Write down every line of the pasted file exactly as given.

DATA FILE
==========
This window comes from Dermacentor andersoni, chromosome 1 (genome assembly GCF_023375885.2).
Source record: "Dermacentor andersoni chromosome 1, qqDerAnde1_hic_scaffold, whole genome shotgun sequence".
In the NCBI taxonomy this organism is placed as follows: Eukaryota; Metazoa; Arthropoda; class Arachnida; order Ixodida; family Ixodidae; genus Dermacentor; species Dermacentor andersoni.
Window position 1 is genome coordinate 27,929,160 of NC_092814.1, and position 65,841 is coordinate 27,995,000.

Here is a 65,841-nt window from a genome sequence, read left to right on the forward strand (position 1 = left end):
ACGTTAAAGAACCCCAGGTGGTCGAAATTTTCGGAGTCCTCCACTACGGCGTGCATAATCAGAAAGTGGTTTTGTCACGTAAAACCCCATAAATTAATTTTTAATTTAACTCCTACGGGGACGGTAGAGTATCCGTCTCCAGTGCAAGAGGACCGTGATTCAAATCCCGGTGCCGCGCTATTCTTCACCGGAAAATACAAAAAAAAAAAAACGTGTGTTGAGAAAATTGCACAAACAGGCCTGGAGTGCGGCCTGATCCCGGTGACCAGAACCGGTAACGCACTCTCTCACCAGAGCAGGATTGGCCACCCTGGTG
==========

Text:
This window comes from Dermacentor andersoni, chromosome 1 (genome assembly GCF_023375885.2).
Source record: "Dermacentor andersoni chromosome 1, qqDerAnde1_hic_scaffold, whole genome shotgun sequence".
In the NCBI taxonomy this organism is placed as follows: Eukaryota; Metazoa; Arthropoda; class Arachnida; order Ixodida; family Ixodidae; genus Dermacentor; species Dermacentor andersoni.
Window position 1 is genome coordinate 27,929,160 of NC_092814.1, and position 65,841 is coordinate 27,995,000.

Here is a 65,841-nt window from a genome sequence, read left to right on the forward strand (position 1 = left end):
ACGTTAAAGAACCCCAGGTGGTCGAAATTTTCGGAGTCCTCCACTACGGCGTGCATAATCAGAAAGTGGTTTTGTCACGTAAAACCCCATAAATTAATTTTTAATTTAACTCCTACGGGGACGGTAGAGTATCCGTCTCCAGTGCAAGAGGACCGTGATTCAAATCCCGGTGCCGCGCTATTCTTCACCGGAAAATACAAAAAAAAAAAAACGTGTGTTGAGAAAATTGCACAAACAGGCCTGGAGTGCGGCCTGATCCCGGTGACCAGAACCGGTAACGCACTCTCTCACCAGAGCAGGATTGGCCACCCTGGTG